|Lion Mountain Tetralogy
Lion Mountain Volume I.
"Approach to Freetown"
manuscript copyrighted December, 1983, and again in January, 2014
By Karan Henley Haugh
The sky was paralyzingly blue; the sun, incomparable to the pale sliver slipping through the clouds like a crescent moon
back in London. Strangely it seemed to throb, forming pools of gas over its broad surface, behind the wave of rising
heat. A mirage of fluidity it thus created around itself where there was nothing but dust.
While flying over the Sahara, she had asked him how the sun could change that way. He glanced up from the binder on
his knees. His spectacles had meanwhile slipped unnoticed to the tip of his nose. He pushed them back and spoke of
radiation, wavelengths, refractions, the effects of dust and other atmospheric conditions.
The way he looked at it, couldn't he feel the movement, the prickly waves creeping over the flesh? His explanation did
not help. Still she could not understand how that slip of sun over London that morning had become this bronze shield
over Guinea by late afternoon.
But it did not need explanation. Pressing her cheek against the glass, she could feel its warmth and could imagine that
magnified outside the cabin. How wonderful it had been to feel the sun draw the poison from her in Las Palmas. She
wondered what it might be able to do while lying on the beaches of Sierra Leone.
His hair and beard were coarse, scuffy. They and his dark glasses gave him the look of an intellectual; whereas, in his
conservative dress, he might be taken for a businessman, banker, or barrister. The night she had met him, his hair was
very blond. He looked in fact Nordic--tall, broad-shouldered, very much in command.
She remembered the one day on the mountainside in Greece it was actually golden. Bronze, dressed in only white swim
trunks and tennis shoes, his hair shining, he followed her as she scuttled like a goat up the mountainside. It was the first
time she had ever seen him that way—relaxed, uninhibited. Ahead were the monasteries of Mt. Athos, where for
centuries no female was allowed.
"Imagine that, Pete!" she called down. "Not even animals! What could they do to stop them—rabbits, mice, birds. Could
they keep female birds from nesting in their tree tops?" Racing up, she called that she would be the first female animal
to make it.
"Don't be mad!" he retorted. His mood changed suddenly. She stopped. Losing her footing, she began to slide down
with the loosening loam and pebbles. He said he would not go. And she did not—not without him.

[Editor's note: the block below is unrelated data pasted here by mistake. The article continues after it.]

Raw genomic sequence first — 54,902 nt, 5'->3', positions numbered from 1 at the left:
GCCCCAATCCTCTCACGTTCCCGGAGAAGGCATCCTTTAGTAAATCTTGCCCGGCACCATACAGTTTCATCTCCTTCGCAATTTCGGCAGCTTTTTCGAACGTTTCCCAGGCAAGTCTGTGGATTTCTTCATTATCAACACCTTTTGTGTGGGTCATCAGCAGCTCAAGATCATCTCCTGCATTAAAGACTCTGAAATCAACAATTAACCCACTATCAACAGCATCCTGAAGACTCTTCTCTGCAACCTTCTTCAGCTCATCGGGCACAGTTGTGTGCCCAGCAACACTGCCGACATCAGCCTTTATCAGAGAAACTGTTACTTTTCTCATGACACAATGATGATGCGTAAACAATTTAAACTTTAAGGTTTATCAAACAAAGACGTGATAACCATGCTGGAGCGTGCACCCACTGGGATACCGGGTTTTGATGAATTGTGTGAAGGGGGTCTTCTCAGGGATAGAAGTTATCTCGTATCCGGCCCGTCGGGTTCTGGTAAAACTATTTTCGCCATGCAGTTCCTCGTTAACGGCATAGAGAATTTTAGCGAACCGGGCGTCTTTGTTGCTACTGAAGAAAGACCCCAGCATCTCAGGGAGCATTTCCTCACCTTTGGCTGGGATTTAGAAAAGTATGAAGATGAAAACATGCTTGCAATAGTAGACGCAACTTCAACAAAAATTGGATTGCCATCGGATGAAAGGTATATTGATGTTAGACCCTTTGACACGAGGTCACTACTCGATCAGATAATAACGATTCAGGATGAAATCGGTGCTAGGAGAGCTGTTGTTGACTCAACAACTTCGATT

His hair, after the sunless winter, had darkened considerably. Actually, it had the color of dung. But what would he say
if he could hear me think that, she thought. So meticulous, so very proper and civilized. Such an up-and-coming
success. Who knows? One day, maybe Parliament. She turned back again to look at the parched grasses of the savannas,
flaxen gold, the color that his hair had been on that cliff in northern Greece.
There they were again—two black and two white stewardesses, beginning to make their way down the aisles of the
aircraft. Like clockwork they appeared near the cabin, and after working their way back it seemed they were ready to start
all over again. "May I help you, sir? Madam? Would you care for a magazine? A cushion? Something to drink?" A hole
in the head?
Peter looked over the rim of his glasses, which had slipped to the tip of his nose again.
Damn those screws, damn! Why hadn't I noticed and gotten them fixed while still in London? He had noticed, he
recalled, but in the rush to make the flight, the problem had passed by unattended to.
Sometimes while working in the study if the screw came loose, he would only reach for the tiny screwdriver which he
kept for that express purpose. But she had taken the screwdriver. For what? She did not recall. Neither did she recall
where she had put it afterwards. The fact that she had done this annoyed him, but he would not show her. He simply
read his papers by holding his glasses up with his thumb.
Meanwhile she paced the floor in her bare feet. "It's cold, Lizzy! Put some slippers on." But she would not. Neither
would she stop. He ceased bothering to ask. Of course it was distracting. Didn't she want him to be prepared for the
conference? Didn't she want him to spend some time with her that first night in Freetown?
Dressed in a pair of jeans with paint smeared on them and an old, old t-shirt which clung as if wet to her breasts, she
continued to pace outside his study, mumbling something with a muffled "God!" thrown in every now and again. It was
as if she were looking for a fight. Some type of ritual. What? All that wild energy bundled up. Something to pierce it
and let it out. Where did it come from, and why did it come? He did not know. He would not oblige her what she
was looking for.
"Lizzie, go to bed, will you? I've got to read," he pleaded with her. She turned towards him. She looked like a stranger.
Tall, gaunt, hostile, she might have been one. "You don't care, do you!" she shouted. "My life is going down the drain.
Write your article, all of them. See if I care!"
If there were only a way to understand, something which could be done for her. It made no sense at all. As it ended, he
only closed the door, but still he could hear her. The place was charged with her weird, frantic energy. He could not
work. Taking off his glasses, he rubbed his forehead and put away his notes.
A map of the USSR in puzzle pieces rested on a large frame beside his desk. It had been worked only from the Crimea